In this orientation the resistance of the cell (for a sense current applied along the bit line) has a value R2 that is between R1 and R1′. Next, a sense current is applied along the bit line, and a voltage is measured across the bit line, having a value proportional to (n−1)R1+R2+nRc. Finally, a read current pulse is applied to the word line, in addition to the original bias current. The field from this current pulse changes the magnetization orientation in a direction more nearly parallel to the sense current if the initial orientation was clockwise, or in a direction more nearly perpendicular to the sense current if the initial orientation was counterclockwise. Thus, the voltage across the bit line either increases or decreases when the read pulse is applied. A sense circuit that measures changes of voltage records the positive or negative change as a “1” or a “0.”

By using a derivative sense technique, MRAM avoids the necessity of electrically isolating each cell. However, this approach for a non-volatile memory element also suffers from a number of drawbacks.

To begin with, the readout voltage is quite small and the signal to noise ratio is poor. The change in resistance that must be sensed during the read process is a small fraction of R1, and this small change must be distinguished from a background of approximately nR1+Rc. In practice, two elements are fabricated for each cell, thus doubling the signal, and the read process is repeated several times so that the final readout is taken as an average of repeated samplings, thus lowering the noise. This increases the time for a read cycle. Power dissipation is relatively large during readout because relatively large currents must be applied to long, resistive lines. Finally, errors can be introduced during readout if the bias current tips the magnetization into an unstable state.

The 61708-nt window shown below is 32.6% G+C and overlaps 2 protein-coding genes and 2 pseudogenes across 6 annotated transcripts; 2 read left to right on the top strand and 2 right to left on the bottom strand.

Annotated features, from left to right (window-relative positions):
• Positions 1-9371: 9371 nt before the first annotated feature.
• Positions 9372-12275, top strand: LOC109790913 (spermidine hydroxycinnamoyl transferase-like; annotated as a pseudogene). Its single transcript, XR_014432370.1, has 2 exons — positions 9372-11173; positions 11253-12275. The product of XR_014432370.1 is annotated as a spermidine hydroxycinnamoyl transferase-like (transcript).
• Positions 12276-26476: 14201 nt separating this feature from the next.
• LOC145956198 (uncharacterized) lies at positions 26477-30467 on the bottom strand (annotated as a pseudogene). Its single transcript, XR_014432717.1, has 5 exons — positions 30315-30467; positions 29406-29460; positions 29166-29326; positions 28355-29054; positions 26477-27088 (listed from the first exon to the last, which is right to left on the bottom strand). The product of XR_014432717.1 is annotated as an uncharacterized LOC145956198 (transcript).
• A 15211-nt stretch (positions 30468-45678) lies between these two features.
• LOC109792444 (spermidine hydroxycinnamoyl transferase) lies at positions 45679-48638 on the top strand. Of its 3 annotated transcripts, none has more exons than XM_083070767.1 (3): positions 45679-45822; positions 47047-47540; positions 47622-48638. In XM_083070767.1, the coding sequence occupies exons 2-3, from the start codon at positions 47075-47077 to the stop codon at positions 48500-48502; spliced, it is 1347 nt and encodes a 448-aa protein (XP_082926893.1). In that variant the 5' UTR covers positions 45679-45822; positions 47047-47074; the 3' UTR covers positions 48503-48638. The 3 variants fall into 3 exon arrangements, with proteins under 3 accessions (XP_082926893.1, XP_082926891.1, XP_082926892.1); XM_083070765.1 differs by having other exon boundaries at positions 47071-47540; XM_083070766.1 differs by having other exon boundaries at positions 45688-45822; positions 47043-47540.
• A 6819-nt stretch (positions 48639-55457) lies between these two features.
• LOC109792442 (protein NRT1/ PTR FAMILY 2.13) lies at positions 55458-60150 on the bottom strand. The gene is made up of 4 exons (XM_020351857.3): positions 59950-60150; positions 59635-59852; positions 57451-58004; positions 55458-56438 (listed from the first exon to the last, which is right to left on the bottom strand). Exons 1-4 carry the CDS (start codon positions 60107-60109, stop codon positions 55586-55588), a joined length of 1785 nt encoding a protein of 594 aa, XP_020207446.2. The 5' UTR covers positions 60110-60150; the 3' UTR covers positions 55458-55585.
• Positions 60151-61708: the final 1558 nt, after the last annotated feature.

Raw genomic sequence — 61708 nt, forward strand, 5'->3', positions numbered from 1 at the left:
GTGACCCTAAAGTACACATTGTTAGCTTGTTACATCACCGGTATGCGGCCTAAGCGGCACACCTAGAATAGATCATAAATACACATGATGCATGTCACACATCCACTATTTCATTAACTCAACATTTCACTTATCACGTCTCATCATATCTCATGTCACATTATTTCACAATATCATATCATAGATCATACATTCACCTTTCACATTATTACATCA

MRAM with GMR Elements

Another conventional approach uses a magnetoresistor R as the storage element, and the cell is comprised of R, a reference resistor R′, and two or three FETs to isolate the cell from the rest of the array. The magnetoresistor R is typically a thin film ferromagnetic metal (or ferromagnetic/nonmagnetic metal multilayer) resistor with length l, width w and thickness d, and has two values, R′ and R′+δR, corresponding to two stable magnetization states.